I don’t know if you want to read this, if it matters. But I’m writing anyway. I don’t know if I’ll send this. Maybe. One day. A bunch of letters all bundled up in the post, lost at sea. Something like that.
I was on Bolivian national news today.
I’ve got two policemen following me as bodyguards for the Congress.
I’ve had the craziest week past.
I cycled 40km at an altitude of 2000m through the Valle de la Luna – Moon Valley – giant sand dunes, gale force winds and breathtaking vistas of rocks so red they were bleeding snow.
I’ve gotten lost in a river by an oasis and been shouting for help, help, is anyone out here, he-llooooo, I’m lost one afternoon and been rescued.
I’ve ripped both Goretex jacket pockets, gloves, my thickest pair of pants, lost a charger, destroyed my only pair of shoes, gotten everything I own covered in dust, showered in cold water and been confused out of my mind talking in 4 languages in one day.
I’ve taken coca over the border from Chile to Bolivia.
I’ve had to smash all my travel plans because of a violent civil strike in silver mining town of Potosi.
I’ve nearly broken down in tears and been saved by friends of friends in a nearby town, with a house like a five-star hotel.
I’ve walked in ice-covered Laguna Blanca white lake till I heard it crack, chased rabbit-like biscachas through a canyon, sung to four species of flaminco, walked through 150-200 degree geysers at 5000m, done bridges at Laguna Verde (green lake), bathed in thermal hot pools at 4000m, slept in -20 degrees C refuge, and thrown up for the first time in 10 years.
I’ve handstanded on wind-swept rock-forests, seen volcanoes, and driven into a herd of llamas.
I’ve slept in a hotel made completely of salt – beds, chairs, tables, walls, everything – moonwalked at sunrise over the largest salt flat in the world, and nearly slipped and cracked my head open on bathroom floors covered with ice.
I have breakfasted at an island full of giant cacti over 20m tall.
I have visited the most horrific public toilets of my life at an artisanal indigenous market, seen a train cemetery, and had my head explode to the stars because of soroche or altitude sickness by a red lake, Laguna Colorada.
I’ve caught a one of the most dangerous and shittiest night buses in Bolivia, and blundered through foreign train stations at 4am in the morning with beggars sleeping on the floor.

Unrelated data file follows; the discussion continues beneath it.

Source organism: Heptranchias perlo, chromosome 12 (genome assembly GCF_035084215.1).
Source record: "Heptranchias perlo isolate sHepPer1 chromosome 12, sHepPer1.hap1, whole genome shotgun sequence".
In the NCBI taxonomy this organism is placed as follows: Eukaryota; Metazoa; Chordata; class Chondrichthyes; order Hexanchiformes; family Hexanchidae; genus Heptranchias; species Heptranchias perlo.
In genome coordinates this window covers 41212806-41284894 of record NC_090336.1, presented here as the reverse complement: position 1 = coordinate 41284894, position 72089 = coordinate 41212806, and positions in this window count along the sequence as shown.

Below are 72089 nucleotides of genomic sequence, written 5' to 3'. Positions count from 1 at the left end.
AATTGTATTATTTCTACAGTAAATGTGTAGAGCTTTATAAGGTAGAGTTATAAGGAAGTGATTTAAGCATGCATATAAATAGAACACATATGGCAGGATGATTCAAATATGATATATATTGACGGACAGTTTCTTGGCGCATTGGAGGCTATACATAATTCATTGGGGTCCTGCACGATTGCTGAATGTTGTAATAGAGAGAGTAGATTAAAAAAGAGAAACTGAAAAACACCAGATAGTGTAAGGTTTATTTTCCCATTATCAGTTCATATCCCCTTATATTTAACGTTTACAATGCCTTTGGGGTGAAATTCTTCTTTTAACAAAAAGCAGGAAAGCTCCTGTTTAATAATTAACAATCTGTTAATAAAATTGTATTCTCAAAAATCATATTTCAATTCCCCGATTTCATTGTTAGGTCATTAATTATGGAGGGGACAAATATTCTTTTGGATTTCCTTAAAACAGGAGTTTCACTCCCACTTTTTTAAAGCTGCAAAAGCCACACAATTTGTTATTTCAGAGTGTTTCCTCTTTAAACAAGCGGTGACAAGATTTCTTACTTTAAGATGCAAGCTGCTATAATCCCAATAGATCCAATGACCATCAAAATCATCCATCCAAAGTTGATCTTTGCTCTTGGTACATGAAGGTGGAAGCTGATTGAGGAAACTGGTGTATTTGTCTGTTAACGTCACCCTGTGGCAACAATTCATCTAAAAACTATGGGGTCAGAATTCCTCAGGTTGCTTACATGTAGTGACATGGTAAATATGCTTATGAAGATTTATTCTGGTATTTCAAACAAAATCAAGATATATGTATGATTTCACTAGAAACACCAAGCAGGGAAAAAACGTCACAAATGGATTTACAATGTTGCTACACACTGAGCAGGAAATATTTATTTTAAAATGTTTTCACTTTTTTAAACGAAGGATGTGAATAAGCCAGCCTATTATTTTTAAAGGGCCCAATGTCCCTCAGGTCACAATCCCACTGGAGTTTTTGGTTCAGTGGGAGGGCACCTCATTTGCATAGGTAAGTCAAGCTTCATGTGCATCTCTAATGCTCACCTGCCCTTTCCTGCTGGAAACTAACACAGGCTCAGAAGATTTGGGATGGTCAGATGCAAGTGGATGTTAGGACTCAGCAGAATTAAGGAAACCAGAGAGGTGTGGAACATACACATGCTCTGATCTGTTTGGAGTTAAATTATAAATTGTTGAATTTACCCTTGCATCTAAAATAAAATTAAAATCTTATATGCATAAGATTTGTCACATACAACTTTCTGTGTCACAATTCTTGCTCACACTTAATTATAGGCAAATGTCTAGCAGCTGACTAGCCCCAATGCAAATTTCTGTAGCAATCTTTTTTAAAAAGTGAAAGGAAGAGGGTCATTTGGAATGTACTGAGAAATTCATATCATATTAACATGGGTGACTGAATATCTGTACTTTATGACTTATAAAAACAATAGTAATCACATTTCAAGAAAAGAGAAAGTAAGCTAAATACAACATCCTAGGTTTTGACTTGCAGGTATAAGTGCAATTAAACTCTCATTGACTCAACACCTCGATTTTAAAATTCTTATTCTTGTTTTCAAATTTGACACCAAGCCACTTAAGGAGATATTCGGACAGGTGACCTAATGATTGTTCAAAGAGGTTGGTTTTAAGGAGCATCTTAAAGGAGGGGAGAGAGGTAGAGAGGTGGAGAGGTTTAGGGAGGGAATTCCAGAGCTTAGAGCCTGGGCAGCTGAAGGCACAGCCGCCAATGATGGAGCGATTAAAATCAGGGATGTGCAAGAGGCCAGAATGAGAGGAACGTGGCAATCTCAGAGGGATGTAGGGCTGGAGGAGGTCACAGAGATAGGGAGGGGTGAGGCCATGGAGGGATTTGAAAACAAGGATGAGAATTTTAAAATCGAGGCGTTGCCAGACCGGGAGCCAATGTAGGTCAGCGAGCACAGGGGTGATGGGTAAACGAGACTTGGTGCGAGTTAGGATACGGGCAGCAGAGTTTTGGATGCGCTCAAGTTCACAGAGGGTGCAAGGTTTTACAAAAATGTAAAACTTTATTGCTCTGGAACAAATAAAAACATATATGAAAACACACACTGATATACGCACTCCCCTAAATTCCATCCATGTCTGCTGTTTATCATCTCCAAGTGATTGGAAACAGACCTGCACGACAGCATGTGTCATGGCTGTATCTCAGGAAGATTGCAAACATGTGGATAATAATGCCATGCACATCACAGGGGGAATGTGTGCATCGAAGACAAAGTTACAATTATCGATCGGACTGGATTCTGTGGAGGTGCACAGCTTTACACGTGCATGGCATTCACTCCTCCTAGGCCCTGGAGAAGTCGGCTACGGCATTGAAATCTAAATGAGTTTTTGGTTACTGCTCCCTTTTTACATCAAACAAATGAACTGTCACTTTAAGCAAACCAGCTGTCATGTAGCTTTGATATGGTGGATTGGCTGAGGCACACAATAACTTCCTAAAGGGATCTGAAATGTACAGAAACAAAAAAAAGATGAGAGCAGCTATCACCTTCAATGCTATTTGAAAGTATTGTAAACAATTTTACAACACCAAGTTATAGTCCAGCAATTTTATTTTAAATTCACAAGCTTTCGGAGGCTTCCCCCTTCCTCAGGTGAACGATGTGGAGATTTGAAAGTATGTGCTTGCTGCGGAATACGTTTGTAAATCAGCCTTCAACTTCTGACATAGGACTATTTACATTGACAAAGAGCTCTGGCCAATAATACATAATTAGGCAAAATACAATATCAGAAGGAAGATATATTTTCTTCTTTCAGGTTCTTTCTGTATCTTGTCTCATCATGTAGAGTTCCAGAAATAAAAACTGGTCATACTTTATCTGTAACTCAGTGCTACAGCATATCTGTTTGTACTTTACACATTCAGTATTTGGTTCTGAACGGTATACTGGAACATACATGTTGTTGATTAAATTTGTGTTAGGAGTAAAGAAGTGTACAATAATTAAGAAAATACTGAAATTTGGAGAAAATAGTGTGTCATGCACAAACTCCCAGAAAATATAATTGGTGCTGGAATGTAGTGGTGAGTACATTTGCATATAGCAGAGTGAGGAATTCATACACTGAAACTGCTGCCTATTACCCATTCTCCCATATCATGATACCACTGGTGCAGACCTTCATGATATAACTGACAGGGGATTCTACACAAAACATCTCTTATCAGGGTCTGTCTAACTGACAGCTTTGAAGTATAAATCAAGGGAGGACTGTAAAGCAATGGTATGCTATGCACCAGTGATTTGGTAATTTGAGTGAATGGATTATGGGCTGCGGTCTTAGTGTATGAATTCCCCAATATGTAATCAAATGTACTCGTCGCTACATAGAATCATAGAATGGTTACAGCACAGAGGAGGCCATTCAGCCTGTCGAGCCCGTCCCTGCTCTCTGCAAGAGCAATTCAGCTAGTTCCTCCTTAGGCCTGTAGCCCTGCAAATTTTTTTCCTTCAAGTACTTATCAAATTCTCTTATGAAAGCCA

I’ve made an Indian feast for a Palestinian-Spanish family of the military.
I’ve climbed to the highest statue in Latin America in Oruro, the town of carnivals, sung in a cathedral leading to the mines, and drunk a near-pure maca smoothie.
I’ve been recognized in a bus by a conference-goer who had seen my work online.
I’ve been warned by a fellow Global Shaper and World Economic Forum invitee about women’s rights (or lack thereof) in Bolivia.
I’ve slept in the best night bus of my life, with flash 180 deg ‘bed’ seats.
I’ve been in a car crash.
And the people. Always, the people.
I’ve stayed with a philosopher-artist-of-nude-woman-outdoor-gym-cycle-lover-vegetarian-turned-hostal-worker with dreams to study philosophy and psychology one day in Europe, been helped more than I could imagine by a mother of two in a dusty town, I’ve brought out a smile from the telephone lady just by asking how she was that day. I’ve bantered with electronic ship whizzes and old men waiting in line for ENTEL, had my money refused by a Casa de Cambio moneychangers, chatted to a little brown boy selling entrance to public toilets for 20 cents, an engineering student living in the salt flats for three weeks, a Spaniard cycling the world for years and two Chilean tourists with smiles as big as the moon.
I’ve wrestled with a wild dog, been told off by an indigenous old lady in a pitch black bus, been helped by an internet cafe lady and shopkeeper with a smartphone.
I’ve loved to bits two brothers who created a biodigestor for a farm, won Model United Nations Awards, dropped me off right to the seat of my next bus and have a heart of gold, a twelve year old sister with a beautiful smile, and a mum entrepreneur selling Tupperware with 70 employees and a husband who dances Zumba, used to be a gymnast, horse-rider, militant at the highest level and who couldn’t help but spend one whole afternoon giving me advice to live in the Amazon, and whose whole extended family lives in the same apartment building.
I’ve played the piano in a vegetarian-dog-lover-communications girl’s home without asking.
I’ve stayed at the home of the director of one of the biggest herbal tea companies in the continent.
I’ve found it hard to listen to music without crying.
I’ve messed my back up bigtime and stopped caring.
I haven’t spoken to my family in ten days.
I’m in a hotel for the first time and I hate it. It’s dark and I’m lonely and I didn’t choose this.
I’ve come home shattered, tired, lonely, happy, grateful, distant, confused, wondering what the hell I’m doing here at once as there is nothing better I could be doing here on Planet Earth.